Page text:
Kevin Leavitt wrote: (Post 242730)
Erick, yea surfing is a good analogy I think. In surfing you develop momentum and get slightly ahead of the wave and ride it's power...you don't blend with it or attempt to neutralize that power, but to stay ahead of it.

Again...I understand there is alot of semantics and folks may say...well yeah...that IS blending....and I would agree.

"Blending" is something done to fruit for a daquiri. "Blending" is also what happens when that wall of water falls on my poor bastard self if caught inside. Funny thing, they both kinda look about the same -- frothy and swirly and all -- and after several of them -- they both feel about the same, too -- wobbly, gasping for air and darn near unconscious ...:D

Mary Eastland 10-14-2009 05:34 AM

Re: blending with the atack.
 
Quote:

Tim Evans wrote: (Post 242696)
But if I enter and blend and I keep uke close or off balance isn,t it one in the same?

Blending is not something that happens in your mind. If you are finding uke problematic...slow down. Relax more and be really soft.
Handle your uke like you would a newborn baby.
Mary

dps 10-14-2009 07:26 AM

Re: Blending with the attack.
 
Quote:

Erick Mead wrote: (Post 242732)
wobbly, gasping for air and darn near unconscious ...:D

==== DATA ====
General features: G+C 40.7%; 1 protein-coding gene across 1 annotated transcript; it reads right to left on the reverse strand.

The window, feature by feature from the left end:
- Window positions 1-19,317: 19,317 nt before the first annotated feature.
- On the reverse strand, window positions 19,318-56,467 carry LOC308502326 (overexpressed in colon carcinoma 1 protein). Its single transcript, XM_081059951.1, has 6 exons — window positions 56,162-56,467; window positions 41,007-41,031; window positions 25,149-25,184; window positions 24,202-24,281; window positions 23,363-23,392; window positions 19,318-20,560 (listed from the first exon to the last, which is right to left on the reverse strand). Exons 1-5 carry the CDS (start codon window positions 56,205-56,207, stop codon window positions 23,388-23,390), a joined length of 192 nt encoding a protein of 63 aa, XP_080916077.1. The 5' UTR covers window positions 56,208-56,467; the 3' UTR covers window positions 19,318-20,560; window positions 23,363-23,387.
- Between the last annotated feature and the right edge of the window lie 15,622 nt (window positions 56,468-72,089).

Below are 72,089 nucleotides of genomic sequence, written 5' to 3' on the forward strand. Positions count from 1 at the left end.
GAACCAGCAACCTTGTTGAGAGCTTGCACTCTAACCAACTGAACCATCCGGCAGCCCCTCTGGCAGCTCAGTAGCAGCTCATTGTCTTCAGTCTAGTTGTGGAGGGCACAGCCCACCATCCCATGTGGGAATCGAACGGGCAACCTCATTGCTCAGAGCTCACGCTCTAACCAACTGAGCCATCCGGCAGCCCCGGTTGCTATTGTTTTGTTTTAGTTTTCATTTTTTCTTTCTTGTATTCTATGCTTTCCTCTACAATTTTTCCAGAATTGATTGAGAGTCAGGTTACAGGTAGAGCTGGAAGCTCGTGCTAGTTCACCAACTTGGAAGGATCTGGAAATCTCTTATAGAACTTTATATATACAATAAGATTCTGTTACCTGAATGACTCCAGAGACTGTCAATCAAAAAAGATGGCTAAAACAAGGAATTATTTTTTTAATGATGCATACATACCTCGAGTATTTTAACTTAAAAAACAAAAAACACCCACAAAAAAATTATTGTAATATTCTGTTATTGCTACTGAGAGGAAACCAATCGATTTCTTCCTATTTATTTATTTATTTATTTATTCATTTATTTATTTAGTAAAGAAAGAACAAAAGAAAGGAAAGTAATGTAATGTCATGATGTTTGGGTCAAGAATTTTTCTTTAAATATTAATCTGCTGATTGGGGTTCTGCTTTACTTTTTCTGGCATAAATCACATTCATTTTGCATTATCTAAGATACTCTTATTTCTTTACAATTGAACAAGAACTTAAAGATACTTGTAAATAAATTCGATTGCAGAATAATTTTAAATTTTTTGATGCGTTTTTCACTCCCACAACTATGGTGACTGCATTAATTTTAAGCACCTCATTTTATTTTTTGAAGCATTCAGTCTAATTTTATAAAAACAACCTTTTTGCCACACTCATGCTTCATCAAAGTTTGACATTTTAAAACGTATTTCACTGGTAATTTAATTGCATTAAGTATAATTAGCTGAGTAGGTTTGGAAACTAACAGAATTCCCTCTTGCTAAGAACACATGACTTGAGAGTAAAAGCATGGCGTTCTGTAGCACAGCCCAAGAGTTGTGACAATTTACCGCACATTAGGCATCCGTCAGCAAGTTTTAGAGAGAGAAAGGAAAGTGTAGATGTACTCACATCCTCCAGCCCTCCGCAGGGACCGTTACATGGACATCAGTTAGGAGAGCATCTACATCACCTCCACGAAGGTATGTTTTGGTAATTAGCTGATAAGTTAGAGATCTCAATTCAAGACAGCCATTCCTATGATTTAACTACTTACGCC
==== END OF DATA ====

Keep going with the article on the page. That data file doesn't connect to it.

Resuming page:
That is what you want your attacker to feel like after you use Aikido to defend yourself, blended not shaken or stirred. :)

David

ChrisMoses 10-14-2009 11:42 AM

Re: Blending with the attack.
 
Kevin has made some great posts in this thread. I'll only add a little:

Surfing is a great analogy, BUT, I think most people are all wrong about who is the wave and who is the surfer. Nage is the freaking wave, uke is the surfer. Nage moves such that uke cannot help but go where they are directed.

"Blending" I hate the term blending, I prefer to use, "matching", "meeting" or "connecting" to describe what nage is doing. If as nage, I try to "blend" with uke, I've already given up authority in the encounter.

"Leading" I don't 'lead' anyone. There are some very limited instances where I may attempt to 'redirect' someone on an extremely short time frame but I can't honestly lead anyone all over the mat they way you see in some schools. It doesn't work on me, why would I expect it to work for me? Leading is saying, "Please follow me, OK?" That's fine in a very cooperative environment, but that's not budo. I much prefer the concept of "directing". I "direct" uke's movements through my own movements by doing my best to control the encounter.

I realize most folks read this kind of thing and think I'm advocating a sort of domineering brute force version of Aikido. Without meeting me or someone doing something similar in person it's hard for me to point out the distinction, I'll just say that it's entirely possible (critical if you're going to call it aiki) for the kind of interaction I'm talking about to be extremely subtle.